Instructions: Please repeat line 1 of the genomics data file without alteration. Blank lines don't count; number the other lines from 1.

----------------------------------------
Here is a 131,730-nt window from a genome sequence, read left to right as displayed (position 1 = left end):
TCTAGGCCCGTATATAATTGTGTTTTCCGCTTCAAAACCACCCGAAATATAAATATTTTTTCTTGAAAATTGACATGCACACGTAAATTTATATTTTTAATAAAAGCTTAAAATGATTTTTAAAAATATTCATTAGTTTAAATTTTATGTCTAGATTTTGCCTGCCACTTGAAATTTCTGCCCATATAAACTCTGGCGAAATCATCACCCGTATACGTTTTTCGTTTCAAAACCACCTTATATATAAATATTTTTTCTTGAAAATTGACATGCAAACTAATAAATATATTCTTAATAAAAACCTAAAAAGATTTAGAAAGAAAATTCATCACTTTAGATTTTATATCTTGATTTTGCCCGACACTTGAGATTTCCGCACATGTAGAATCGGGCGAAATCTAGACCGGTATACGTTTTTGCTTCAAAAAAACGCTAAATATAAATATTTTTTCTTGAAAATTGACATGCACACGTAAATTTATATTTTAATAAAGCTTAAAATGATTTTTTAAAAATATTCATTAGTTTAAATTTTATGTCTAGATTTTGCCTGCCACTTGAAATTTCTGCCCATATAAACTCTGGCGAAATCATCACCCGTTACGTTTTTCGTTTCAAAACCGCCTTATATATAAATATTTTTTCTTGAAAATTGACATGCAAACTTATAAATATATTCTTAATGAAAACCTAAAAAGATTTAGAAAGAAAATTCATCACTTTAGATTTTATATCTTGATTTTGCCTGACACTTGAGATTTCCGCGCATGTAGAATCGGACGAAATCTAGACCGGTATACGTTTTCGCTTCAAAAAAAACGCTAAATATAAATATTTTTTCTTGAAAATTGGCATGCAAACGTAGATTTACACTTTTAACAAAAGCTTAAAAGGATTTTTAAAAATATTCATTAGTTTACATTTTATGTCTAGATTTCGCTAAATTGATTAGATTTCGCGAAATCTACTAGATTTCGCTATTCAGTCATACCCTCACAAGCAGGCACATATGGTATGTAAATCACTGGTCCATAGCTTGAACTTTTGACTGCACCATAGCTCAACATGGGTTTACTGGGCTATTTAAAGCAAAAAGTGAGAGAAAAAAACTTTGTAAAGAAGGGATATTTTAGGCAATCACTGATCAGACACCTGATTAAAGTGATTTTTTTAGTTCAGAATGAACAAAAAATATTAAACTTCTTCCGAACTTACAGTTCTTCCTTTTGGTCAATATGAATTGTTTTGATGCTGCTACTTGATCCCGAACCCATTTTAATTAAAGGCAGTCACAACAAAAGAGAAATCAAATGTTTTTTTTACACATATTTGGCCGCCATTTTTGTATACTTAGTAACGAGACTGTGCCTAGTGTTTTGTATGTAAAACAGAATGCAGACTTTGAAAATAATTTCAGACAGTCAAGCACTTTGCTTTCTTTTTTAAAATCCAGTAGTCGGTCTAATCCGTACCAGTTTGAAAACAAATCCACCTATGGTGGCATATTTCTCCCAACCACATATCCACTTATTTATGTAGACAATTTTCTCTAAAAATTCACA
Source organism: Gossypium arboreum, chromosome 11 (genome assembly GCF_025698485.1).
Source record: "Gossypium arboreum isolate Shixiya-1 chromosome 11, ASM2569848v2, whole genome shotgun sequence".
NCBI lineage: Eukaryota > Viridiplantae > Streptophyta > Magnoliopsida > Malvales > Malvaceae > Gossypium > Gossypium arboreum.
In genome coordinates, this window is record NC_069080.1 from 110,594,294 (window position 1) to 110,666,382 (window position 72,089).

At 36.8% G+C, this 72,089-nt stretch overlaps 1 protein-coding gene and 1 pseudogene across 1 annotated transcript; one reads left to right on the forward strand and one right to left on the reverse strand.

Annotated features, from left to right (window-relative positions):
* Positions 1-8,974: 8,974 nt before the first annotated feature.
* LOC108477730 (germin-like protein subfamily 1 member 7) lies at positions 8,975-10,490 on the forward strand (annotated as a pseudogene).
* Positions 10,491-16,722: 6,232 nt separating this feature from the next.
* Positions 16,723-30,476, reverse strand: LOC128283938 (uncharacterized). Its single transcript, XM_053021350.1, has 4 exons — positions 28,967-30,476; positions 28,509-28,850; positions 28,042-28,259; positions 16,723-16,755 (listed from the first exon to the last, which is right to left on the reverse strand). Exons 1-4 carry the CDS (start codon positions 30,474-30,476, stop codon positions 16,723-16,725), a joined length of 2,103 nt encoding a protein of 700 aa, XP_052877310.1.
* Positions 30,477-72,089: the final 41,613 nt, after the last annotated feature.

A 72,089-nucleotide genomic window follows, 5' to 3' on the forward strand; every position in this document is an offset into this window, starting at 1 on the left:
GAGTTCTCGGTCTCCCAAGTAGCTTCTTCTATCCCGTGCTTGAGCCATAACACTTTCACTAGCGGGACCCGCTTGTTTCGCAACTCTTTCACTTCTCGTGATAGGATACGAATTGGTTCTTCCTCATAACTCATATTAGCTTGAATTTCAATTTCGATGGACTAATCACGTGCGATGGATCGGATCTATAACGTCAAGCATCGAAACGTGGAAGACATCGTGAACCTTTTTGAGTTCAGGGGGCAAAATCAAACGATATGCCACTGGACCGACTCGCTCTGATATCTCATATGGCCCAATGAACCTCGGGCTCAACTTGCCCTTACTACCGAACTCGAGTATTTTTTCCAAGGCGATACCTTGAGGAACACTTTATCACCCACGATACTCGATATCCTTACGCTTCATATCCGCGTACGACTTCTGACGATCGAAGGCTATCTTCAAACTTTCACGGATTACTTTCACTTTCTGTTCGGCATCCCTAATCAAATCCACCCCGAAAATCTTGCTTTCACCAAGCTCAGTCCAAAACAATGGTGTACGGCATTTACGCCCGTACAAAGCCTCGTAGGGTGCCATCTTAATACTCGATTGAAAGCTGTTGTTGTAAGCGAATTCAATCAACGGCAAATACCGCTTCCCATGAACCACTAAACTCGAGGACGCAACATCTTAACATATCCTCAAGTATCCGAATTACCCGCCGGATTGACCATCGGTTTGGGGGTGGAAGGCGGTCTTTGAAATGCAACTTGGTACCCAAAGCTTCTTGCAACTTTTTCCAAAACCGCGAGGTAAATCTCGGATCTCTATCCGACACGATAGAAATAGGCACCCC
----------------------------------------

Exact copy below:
Here is a 131,730-nt window from a genome sequence, read left to right as displayed (position 1 = left end):